Right eyes & sin

“You have heard that it was said, You shall not commit adultery. But I say to you that everyone who looks at a woman with lustful intent has already committed adultery with her in his heart. If your right eye causes you to sin, tear it out and throw it away. For it is better that you lose one of your members than that your whole body one thrown into hell.” (Matthew 5:27-29).

These words of Jesus in the Sermon on the Mount have some intriguing connections with 2 Samuel 11 – the incident with David and Bathsheba.

The obvious connection is David’s own adultery. But less obvious is the link to the Ammonites. 2 Samuel 11 begins with the battle against the Ammonites and it is the war against Ammonites which frames chapters 10-12. It was the death of Nahash, the king of the Ammonites which sets it all going. What is intriguing is that Saul’s first victory since he had been anointed was against Nahash the Ammonite. And we read Nahash make this threat back in 1 Samuel 11:2: “On this condition I will make a treaty with you, that I gouge out all your right eyes, and thus bring disgrace on all Israel.” Ammonites and ‘right eyes’ go together.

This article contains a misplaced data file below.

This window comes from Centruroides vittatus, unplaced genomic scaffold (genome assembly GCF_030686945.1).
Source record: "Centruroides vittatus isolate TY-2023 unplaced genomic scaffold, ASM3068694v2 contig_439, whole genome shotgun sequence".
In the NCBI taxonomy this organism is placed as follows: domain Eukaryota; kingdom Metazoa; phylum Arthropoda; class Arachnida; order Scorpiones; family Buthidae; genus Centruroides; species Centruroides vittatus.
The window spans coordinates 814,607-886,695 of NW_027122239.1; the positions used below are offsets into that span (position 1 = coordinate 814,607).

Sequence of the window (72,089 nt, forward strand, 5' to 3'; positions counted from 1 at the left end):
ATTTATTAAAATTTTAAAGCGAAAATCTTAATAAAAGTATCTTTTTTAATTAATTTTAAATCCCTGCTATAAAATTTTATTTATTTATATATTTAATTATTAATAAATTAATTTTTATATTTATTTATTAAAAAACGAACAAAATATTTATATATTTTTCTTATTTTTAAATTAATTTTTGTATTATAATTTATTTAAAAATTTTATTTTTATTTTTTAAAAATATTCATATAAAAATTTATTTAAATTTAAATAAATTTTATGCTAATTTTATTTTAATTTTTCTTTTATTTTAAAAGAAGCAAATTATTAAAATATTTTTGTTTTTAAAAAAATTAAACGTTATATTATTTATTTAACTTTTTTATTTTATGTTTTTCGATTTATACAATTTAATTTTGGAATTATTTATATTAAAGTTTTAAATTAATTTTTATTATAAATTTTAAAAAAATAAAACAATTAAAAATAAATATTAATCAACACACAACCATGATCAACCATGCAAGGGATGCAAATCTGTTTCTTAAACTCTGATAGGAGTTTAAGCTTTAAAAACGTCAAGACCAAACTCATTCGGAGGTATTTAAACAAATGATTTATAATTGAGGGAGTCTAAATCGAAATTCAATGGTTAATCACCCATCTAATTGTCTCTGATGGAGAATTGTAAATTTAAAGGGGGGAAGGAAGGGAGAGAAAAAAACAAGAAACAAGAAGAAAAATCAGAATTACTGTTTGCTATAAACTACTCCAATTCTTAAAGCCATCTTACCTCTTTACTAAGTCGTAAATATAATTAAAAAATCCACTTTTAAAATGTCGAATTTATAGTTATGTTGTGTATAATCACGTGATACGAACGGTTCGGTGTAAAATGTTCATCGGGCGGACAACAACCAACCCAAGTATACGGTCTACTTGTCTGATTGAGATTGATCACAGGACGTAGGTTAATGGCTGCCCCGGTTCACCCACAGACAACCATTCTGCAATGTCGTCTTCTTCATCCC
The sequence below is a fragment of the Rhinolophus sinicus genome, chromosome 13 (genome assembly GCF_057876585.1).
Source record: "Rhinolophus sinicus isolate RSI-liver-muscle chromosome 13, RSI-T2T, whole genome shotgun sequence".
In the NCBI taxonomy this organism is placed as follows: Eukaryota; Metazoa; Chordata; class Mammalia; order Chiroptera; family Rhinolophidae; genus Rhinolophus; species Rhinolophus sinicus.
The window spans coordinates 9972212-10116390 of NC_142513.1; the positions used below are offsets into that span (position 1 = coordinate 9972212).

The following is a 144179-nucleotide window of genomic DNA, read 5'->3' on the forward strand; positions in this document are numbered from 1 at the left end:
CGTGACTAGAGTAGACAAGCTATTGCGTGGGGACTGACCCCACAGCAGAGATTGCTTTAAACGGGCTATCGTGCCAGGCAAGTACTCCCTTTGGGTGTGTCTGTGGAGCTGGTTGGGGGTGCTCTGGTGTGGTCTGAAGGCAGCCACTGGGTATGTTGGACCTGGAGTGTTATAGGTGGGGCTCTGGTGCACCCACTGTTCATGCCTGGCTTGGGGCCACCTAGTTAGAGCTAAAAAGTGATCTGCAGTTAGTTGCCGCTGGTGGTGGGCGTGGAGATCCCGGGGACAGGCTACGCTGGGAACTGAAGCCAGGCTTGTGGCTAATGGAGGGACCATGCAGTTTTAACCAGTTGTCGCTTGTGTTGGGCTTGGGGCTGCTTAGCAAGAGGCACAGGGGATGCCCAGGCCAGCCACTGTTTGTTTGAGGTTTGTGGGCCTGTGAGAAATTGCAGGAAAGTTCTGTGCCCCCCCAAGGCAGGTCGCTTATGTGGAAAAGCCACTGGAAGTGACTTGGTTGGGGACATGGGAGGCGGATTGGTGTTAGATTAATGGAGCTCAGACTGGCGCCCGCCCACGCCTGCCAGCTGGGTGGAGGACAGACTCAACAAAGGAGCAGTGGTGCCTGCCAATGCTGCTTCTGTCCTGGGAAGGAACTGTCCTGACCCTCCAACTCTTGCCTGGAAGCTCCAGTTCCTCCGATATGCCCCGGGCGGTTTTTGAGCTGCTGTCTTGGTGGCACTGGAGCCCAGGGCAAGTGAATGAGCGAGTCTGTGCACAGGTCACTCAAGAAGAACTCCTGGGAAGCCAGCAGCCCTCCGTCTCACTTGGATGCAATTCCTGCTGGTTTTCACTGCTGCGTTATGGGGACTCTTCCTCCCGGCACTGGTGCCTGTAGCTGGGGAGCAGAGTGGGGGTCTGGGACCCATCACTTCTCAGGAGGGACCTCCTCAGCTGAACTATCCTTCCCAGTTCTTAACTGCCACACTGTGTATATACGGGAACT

The other small curiosity is that it was through getting their father drunk that the younger daughter of Lot became pregnant and so bore a son named Ben-ammi, who became the father of the Ammonites (Genesis 19:34-38). The actions of Uriah the Hittite in 2 Samuel 11 are a stark contrast. Uriah is ‘made drunk’ through feasting at David’s table but he does not lie with his wife. He remains the faithful servant of the king (2 Samuel 11:10-13).

I’m not aware of any other ‘right eye’ references apart from this one in Zechariah 11:17

“Woe to my worthless shepherd,
    who deserts the flock!
May the sword strike his arm
    and his right eye!
Let his arm be wholly withered,
    his right eye utterly blinded!”

More research could be done on the Ammonites by looking at the account of Jephthah’s defeat of them in Judges 11. Always agonising to read of that tragic account. But in light of the ‘adultery’ theme, it is noteworthy that Jephthah was himself ‘the son of a prostitute’ (Judges 11:1).

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